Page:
6. 6. Magnetism 6the magnet, by manipulating these, we can make magnets to do all sorts of things. Poles. Magnets have poles, a north and a south, these poles have properties described byPaul G. Hewitt: “Like poles repel each other; opposite poles attract” (Hewitt, 2009). The polesalso attract certain elements like iron, steel, and nickel and slightly repel others like water andboron. These poles become pronounced in temporary magnets when the magnetic domainsbecome aligned. When they are aligned they also increase the strength of the magnetic fieldsurrounding the magnet. Fields. A magnetic field surrounds a magnet, the field itself is created by relative motionof the electronic charge passing through the object. Electric and magnetic fields are very similar,and work in tandem with each other. Figure 1 shows an example of a magnetic field. Figure 1: Magnetic Field Domains. A magnetic domain is an area of an object that has lined up due to a strongmagnetic force.. In unmagnetized iron, the domains are random. In a strong magnet, the domainsnorth and south poles are all lined up. Figure 2 demonstrates how the relationship betweendomains of an object, what happens when they are lined up, and the stronger the magnetic fieldgets.(The red arrow represents the strength of the magnetic field).
  7. 7. Magnetism 7 Figure 2 (Hoadley, 1998) Magnetic domains relative to the strength of a magnetElectricity and Magnetism Electromagnets. Electromagnets are created when a when a wire is coiled and electriccurrent is running through the wire. The electromagnet becomes much stronger if it has a core, ofiron or some other material. It can however reach a limit to its strength, as quoted here: “As the current flowing around the core increases, the number of aligned atoms increases and the stronger the magnetic field becomes. At least, up to a point. Sooner or later, all of the atoms that can be aligned will be aligned. At this point, the magnet is said to be saturated and increasing the electric current flowing around the core no longer affects the magnetization of the core itself.(Gagnon, 2012)”Electric fields and magnetic fields. When a moving electric charge passes through a a magneticfield it gets deflected, When a moving charge in a wire gets deflected, it can cause the wire, todistort according to the power of the magnet, and the polarity of both the magnet and the currentflowing through the wireElectric and Magnetic calculations The fun stuff, or rather the more complicated stuff that physicists use to make theirevaluations and observations.Interaction between magnetic poles. The force of interaction between 2 poles is calculated bythis first equation in Table 1. The second equation, Coloumbs law, is very similar and used to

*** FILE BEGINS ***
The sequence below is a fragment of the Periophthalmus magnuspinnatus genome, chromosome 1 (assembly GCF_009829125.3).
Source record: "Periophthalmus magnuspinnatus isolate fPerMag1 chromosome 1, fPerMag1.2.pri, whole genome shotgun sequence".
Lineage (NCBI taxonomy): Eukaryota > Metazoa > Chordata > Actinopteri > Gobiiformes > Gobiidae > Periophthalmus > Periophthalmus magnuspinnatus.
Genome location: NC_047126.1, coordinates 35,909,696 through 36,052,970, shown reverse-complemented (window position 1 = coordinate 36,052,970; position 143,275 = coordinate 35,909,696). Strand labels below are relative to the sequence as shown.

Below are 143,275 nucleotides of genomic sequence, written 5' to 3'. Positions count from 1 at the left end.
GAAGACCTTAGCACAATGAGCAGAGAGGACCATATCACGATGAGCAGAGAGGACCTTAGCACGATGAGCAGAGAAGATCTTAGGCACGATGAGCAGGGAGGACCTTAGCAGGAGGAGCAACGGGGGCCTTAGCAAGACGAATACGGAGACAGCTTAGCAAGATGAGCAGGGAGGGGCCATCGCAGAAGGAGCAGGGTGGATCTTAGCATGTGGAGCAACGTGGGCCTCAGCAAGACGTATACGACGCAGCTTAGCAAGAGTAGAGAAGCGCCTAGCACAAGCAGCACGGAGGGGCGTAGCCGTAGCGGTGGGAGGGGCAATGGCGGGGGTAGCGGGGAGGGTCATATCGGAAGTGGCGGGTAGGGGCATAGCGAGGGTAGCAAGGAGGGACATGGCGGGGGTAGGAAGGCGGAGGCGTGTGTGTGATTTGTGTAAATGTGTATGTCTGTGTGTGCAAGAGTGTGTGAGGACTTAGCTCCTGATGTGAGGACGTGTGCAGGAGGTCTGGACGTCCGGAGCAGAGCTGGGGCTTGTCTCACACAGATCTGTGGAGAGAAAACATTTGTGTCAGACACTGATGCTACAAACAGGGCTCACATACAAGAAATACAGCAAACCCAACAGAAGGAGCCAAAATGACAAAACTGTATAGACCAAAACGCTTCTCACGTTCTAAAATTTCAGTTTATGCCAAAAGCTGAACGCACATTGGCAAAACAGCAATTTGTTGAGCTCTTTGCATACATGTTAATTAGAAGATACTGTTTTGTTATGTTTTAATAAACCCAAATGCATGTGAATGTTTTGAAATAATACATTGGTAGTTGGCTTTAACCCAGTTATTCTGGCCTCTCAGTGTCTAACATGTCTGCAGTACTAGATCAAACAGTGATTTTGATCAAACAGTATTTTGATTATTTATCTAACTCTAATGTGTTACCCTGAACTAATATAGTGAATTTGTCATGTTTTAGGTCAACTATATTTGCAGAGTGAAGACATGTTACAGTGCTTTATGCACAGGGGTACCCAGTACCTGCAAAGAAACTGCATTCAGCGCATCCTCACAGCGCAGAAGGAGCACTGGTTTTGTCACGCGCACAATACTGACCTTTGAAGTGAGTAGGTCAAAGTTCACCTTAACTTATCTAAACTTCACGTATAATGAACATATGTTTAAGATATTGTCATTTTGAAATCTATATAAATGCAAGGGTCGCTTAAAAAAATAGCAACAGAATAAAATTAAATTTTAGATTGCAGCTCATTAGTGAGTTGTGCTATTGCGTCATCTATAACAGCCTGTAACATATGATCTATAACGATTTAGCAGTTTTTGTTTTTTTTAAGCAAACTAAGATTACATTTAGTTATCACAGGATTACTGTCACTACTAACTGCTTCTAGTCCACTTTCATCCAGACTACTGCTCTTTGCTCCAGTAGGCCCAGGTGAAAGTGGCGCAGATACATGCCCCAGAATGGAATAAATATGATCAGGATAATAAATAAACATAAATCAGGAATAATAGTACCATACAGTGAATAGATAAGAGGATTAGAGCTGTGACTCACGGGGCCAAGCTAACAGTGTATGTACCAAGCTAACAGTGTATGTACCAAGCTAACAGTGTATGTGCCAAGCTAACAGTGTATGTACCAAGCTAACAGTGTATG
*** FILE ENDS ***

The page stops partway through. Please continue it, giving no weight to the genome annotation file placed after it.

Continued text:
8. 8. Magnetism 8describe “the relationships between electrical force, charge, and distance.(Hewitt, 2009)” p1p2 q1q2 F= -------- F=k---------- d² d² Figure 3: Interaction between 2 poles Coloumbs lawMath and terms. This was best explained by Rick Hoadley: “In order to create and control magnetic fields in an exact way, we need to carefully understand how the strength of magnetic fields change depending on how far away you are from the magnet, what shape the magnet is, or if it is a solenoid or electromagnet. We also need to understand how various materials react to magnetic fields. In addition, we need to know what to call different parameters of magnets and fields and strengths and densities and so forth so we can intelligently communicate with one another.”It may sound easy, but the equations look more complicated than they sounds. Table 1 displaysMaxwells equations, while table 2 is the key to understanding the equations.